> We have already entered the age where it is impossible to determine with certainty whether a blog article was written by a human, and so every text data set that includes 2023 internet data will include ChatGPT outputs as ground truth.

Is that any worse than unreliable humans? Whether they're intentionally lying or just mistaken, internet posts should always be taken with a grain of salt, for decades now.

For historians its a catastrophe. After 2023, the good old roman source poison assumation is back in full effect. He who is in power can actually rewrite history. Assume everyone uses written documentation just to proof loyalty to the current computational power holder.

Truth will become something similar to the roman emperors history, a million comments, blog articles condemning past rulers and CEOs as wrong all along, while praising the current instance, with similar spam in the forgotten archives.

A species ruled by madmen, one worser then the other. Praise be on the Bezos, who undid the mad world that reigned before.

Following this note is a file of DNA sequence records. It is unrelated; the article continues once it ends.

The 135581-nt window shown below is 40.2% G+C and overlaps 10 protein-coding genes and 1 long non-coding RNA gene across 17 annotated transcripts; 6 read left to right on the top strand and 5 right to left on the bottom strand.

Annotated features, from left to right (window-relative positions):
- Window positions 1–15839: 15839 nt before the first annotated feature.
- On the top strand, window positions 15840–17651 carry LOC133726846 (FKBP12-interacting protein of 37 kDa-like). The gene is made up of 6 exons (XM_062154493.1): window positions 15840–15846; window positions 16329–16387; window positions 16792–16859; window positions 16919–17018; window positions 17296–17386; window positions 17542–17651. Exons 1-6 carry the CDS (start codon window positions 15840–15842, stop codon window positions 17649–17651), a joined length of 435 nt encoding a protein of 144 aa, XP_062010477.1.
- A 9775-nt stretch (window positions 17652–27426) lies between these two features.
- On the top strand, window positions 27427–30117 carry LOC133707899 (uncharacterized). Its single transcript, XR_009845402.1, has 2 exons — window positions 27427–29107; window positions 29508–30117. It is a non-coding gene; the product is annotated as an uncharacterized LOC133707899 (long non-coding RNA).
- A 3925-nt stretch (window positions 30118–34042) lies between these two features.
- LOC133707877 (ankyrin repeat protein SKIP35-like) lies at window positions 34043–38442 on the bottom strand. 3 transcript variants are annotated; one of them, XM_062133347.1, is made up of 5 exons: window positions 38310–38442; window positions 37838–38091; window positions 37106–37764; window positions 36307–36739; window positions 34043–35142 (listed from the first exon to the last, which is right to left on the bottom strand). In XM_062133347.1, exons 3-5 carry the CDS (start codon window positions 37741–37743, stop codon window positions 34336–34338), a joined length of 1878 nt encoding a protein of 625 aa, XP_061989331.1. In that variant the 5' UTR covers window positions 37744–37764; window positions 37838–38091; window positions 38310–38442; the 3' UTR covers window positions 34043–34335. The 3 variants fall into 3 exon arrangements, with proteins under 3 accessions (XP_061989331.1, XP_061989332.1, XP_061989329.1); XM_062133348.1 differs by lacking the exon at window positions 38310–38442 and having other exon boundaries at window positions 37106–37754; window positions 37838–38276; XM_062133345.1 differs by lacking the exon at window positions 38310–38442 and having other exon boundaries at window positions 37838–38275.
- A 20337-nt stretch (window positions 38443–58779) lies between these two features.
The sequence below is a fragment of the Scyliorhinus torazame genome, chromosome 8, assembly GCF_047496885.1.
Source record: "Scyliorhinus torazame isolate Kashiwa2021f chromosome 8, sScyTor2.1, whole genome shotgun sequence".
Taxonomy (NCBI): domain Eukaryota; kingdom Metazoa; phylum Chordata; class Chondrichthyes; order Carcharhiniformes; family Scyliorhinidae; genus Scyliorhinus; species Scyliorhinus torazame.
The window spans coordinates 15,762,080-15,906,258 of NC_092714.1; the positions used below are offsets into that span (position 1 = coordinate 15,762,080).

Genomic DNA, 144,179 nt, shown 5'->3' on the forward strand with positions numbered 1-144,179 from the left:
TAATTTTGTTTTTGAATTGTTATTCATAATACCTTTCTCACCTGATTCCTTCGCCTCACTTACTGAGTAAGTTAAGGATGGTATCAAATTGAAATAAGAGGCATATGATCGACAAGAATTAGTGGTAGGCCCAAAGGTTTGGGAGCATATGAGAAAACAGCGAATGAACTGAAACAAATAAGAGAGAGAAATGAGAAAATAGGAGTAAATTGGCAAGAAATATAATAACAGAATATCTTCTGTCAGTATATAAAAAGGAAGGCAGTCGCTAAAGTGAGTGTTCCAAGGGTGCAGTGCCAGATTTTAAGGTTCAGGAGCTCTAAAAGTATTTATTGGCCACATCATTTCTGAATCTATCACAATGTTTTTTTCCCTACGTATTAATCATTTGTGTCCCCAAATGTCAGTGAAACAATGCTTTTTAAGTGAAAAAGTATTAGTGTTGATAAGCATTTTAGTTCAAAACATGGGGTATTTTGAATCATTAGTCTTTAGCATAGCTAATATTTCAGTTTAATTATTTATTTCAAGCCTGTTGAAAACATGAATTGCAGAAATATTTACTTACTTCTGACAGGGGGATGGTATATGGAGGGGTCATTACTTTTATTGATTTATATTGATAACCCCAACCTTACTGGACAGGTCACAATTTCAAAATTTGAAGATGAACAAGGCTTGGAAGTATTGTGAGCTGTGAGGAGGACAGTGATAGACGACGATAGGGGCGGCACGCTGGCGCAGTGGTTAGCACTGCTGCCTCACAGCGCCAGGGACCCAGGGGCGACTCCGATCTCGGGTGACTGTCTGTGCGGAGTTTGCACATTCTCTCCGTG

I think they mean ground truth in terms of what human created content looks like, not ground truth in terms of what is actually going on in the world, which of course we don’t collect completely accurately.

I wonder what will be the first year when most of the meaningful comments on hacker news will be AI generated.

I dunno, seems hard to say. Upvote systems favor funny quips and matching the popular sentiment so I guess we won’t get a good measurement of meaningfulness.

The unreliability of humans is still valuable data because it shows what humans were thinking at the time.

I guess, but that's a really noisy signal once you account for deliberately misleading posts.

Even deliberately misleading posts give you insight into what people are thinking at the time, though.